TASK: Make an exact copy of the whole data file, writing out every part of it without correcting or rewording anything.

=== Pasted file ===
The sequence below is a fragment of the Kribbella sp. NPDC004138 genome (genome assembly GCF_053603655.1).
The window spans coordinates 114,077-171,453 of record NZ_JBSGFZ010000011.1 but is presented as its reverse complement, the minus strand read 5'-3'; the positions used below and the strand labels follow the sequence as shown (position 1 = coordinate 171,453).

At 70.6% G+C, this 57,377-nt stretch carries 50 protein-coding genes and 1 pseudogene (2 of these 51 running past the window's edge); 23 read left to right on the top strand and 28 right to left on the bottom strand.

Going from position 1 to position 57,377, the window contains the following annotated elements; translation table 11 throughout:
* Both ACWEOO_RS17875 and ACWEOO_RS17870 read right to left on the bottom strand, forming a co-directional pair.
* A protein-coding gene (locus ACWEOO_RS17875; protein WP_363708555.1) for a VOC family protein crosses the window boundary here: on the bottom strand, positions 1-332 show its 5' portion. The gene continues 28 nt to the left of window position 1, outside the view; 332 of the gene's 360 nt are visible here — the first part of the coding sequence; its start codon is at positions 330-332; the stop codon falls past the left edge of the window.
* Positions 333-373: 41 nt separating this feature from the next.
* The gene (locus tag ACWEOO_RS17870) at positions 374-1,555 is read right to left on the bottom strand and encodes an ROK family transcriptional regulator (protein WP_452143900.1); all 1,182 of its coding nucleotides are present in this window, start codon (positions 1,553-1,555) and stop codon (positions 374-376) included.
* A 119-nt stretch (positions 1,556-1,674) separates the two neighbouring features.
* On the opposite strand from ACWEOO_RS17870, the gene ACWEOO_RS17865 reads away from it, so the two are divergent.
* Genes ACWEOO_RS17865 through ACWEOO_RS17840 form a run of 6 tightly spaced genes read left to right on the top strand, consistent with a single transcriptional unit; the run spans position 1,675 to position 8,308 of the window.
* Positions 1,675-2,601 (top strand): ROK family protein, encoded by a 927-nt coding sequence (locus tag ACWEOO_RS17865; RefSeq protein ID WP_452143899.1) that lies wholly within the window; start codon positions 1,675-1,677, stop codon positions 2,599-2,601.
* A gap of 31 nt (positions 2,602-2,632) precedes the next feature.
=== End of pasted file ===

The sequence below is a fragment of the Kribbella sp. NPDC004138 genome (genome assembly GCF_053603655.1).
The window spans coordinates 114,077-171,453 of record NZ_JBSGFZ010000011.1 but is presented as its reverse complement, the minus strand read 5'-3'; the positions used below and the strand labels follow the sequence as shown (position 1 = coordinate 171,453).

At 70.6% G+C, this 57,377-nt stretch carries 50 protein-coding genes and 1 pseudogene (2 of these 51 running past the window's edge); 23 read left to right on the top strand and 28 right to left on the bottom strand.

Going from position 1 to position 57,377, the window contains the following annotated elements; translation table 11 throughout:
* Both ACWEOO_RS17875 and ACWEOO_RS17870 read right to left on the bottom strand, forming a co-directional pair.
* A protein-coding gene (locus ACWEOO_RS17875; protein WP_363708555.1) for a VOC family protein crosses the window boundary here: on the bottom strand, positions 1-332 show its 5' portion. The gene continues 28 nt to the left of window position 1, outside the view; 332 of the gene's 360 nt are visible here — the first part of the coding sequence; its start codon is at positions 330-332; the stop codon falls past the left edge of the window.
* Positions 333-373: 41 nt separating this feature from the next.
* The gene (locus tag ACWEOO_RS17870) at positions 374-1,555 is read right to left on the bottom strand and encodes an ROK family transcriptional regulator (protein WP_452143900.1); all 1,182 of its coding nucleotides are present in this window, start codon (positions 1,553-1,555) and stop codon (positions 374-376) included.
* A 119-nt stretch (positions 1,556-1,674) separates the two neighbouring features.
* On the opposite strand from ACWEOO_RS17870, the gene ACWEOO_RS17865 reads away from it, so the two are divergent.
* Genes ACWEOO_RS17865 through ACWEOO_RS17840 form a run of 6 tightly spaced genes read left to right on the top strand, consistent with a single transcriptional unit; the run spans position 1,675 to position 8,308 of the window.
* Positions 1,675-2,601 (top strand): ROK family protein, encoded by a 927-nt coding sequence (locus tag ACWEOO_RS17865; RefSeq protein ID WP_452143899.1) that lies wholly within the window; start codon positions 1,675-1,677, stop codon positions 2,599-2,601.
* A gap of 31 nt (positions 2,602-2,632) precedes the next feature.